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Just found this on a site posted here. I am thinking specificly Sugar and Salt, that have high moisture contents, and maybe putting them in the oven on 200 for a few hours. Silica may be essential safety backup gear.

http://providentliving.org/content/display/0,11666,7532-1-4063-1,00.html

Warning: Botulism poisoning may result if moist products are stored in packaging that reduces oxygen. When stored in airtight containers with oxygen absorbers, products must be dry (about 10% or less moisture content).
 

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Just found this on a site posted here. I am thinking specificly Sugar and Salt, that have high moisture contents, and maybe putting them in the oven on 200 for a few hours. Silica may be essential safety backup gear.

http://providentliving.org/content/display/0,11666,7532-1-4063-1,00.html

Warning: Botulism poisoning may result if moist products are stored in packaging that reduces oxygen. When stored in airtight containers with oxygen absorbers, products must be dry (about 10% or less moisture content).
Salt is used to protect from botulism so it safe. Sugar solutions such as corn syrup can have small amounts of botulism bacteria present but it will not grow in crystalized sugar. In sugar solutions / honey you are safe once you reach the age you start to eat solid food because of the increase in stomach acid but that is because the amount of bacteria is so small. You can also find the bacteria in most nonacidic soils so you are in daily contact with it all the time. It is just the dosage that you receive is not a system overload. The main problem with this illness is improperly canned low acid foods or poorly dried foods. For example fruits and acidy vegetable foods like tomatoes or pickles are able to be canned in a water bath but foods like green beans must be pressure canned or they can kill you due to botulism. The higher heat allowed with pressure canning kills the bacterium that causes the illness.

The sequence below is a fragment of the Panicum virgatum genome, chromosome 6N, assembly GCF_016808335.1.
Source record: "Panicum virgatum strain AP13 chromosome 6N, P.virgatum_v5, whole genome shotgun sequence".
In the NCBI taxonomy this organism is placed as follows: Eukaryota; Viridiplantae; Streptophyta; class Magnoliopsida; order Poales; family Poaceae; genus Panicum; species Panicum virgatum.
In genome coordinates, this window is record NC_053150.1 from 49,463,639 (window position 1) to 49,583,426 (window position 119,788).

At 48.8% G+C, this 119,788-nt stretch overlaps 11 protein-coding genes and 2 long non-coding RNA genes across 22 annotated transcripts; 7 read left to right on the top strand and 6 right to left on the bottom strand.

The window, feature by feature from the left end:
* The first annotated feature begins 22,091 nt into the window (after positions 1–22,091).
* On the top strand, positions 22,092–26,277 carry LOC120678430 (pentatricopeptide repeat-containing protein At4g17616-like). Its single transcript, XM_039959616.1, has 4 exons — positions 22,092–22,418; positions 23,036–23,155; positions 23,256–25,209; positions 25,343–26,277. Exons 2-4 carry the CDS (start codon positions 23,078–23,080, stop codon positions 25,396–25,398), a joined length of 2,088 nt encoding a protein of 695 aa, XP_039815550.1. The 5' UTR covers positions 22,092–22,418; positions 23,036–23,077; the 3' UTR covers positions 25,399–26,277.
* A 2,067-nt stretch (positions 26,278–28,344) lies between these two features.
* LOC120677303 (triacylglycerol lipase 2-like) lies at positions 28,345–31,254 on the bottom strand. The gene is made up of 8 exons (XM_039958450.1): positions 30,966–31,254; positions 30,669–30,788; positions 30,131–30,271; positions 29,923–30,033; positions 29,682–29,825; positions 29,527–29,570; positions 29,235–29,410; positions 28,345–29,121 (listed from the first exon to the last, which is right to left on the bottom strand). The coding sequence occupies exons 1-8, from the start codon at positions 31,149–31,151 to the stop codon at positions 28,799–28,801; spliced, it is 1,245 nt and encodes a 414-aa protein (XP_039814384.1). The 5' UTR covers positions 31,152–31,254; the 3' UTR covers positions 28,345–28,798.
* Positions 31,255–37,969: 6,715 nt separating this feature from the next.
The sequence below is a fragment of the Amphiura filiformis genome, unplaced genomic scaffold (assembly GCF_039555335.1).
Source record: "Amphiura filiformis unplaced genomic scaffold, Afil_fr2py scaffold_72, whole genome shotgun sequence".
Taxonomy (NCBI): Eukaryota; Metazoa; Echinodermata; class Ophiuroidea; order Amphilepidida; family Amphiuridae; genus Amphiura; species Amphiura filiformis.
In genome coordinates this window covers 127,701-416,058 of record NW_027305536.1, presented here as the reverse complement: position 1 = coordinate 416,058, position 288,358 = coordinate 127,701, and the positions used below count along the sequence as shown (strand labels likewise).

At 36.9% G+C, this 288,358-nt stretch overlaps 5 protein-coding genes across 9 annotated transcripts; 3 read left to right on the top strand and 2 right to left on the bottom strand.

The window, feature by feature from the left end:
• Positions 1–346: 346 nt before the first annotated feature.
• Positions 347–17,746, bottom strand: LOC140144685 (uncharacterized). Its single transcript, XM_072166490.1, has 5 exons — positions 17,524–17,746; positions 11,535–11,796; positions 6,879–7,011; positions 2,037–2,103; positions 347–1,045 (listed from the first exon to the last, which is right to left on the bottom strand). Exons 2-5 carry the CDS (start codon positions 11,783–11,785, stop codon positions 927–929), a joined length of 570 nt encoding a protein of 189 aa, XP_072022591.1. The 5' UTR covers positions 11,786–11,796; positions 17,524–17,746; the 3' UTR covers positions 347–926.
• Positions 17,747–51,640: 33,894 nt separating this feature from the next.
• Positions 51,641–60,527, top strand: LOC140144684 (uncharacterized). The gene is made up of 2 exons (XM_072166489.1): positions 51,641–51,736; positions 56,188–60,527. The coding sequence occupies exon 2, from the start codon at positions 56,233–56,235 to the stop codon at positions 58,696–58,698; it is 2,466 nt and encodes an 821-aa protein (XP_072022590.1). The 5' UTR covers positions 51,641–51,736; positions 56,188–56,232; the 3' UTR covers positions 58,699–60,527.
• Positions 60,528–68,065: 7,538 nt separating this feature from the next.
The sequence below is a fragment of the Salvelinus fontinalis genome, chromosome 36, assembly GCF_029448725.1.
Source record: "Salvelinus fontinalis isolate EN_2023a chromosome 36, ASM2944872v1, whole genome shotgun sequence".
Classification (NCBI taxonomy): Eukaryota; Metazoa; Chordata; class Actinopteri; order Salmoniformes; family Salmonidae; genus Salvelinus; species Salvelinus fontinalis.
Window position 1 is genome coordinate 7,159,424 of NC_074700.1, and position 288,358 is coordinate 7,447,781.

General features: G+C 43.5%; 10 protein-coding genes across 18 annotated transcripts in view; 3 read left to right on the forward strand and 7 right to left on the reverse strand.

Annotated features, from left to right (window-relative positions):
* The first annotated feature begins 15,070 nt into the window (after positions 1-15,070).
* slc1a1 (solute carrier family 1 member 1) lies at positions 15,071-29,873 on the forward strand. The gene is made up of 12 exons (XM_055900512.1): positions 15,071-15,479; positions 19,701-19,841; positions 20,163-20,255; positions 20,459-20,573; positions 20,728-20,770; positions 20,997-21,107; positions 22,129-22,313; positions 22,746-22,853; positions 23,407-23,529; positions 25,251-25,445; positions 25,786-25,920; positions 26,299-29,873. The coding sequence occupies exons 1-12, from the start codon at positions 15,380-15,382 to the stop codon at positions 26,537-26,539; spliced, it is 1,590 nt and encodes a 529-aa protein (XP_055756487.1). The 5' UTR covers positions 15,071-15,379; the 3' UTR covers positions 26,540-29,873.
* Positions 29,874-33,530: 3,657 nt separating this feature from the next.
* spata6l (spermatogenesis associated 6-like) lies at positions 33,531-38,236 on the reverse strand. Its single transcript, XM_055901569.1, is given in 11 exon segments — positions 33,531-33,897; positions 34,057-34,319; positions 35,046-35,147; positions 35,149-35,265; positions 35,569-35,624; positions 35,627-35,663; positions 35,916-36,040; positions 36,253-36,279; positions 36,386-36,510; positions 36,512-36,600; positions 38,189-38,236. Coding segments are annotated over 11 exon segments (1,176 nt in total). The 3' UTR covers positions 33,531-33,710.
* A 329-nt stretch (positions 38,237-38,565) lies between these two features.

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Super Moderator and Walking Methane Refinery
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Botulism can't grow in either salt or sugar. So no worries there. It is a worry in low acid foods in a low O2 environment though. This is another reason why it's important to make sure your home dehydrated foods are dry enough before packaging.

There's no reason to use an O2 absorber with sugar or salt anyway. All it does is turn them into solid rocks. They don't need a low O2 atmosphere for storage. Dessicant packs are a good idea though, to help them stay dry and free flowing.
 
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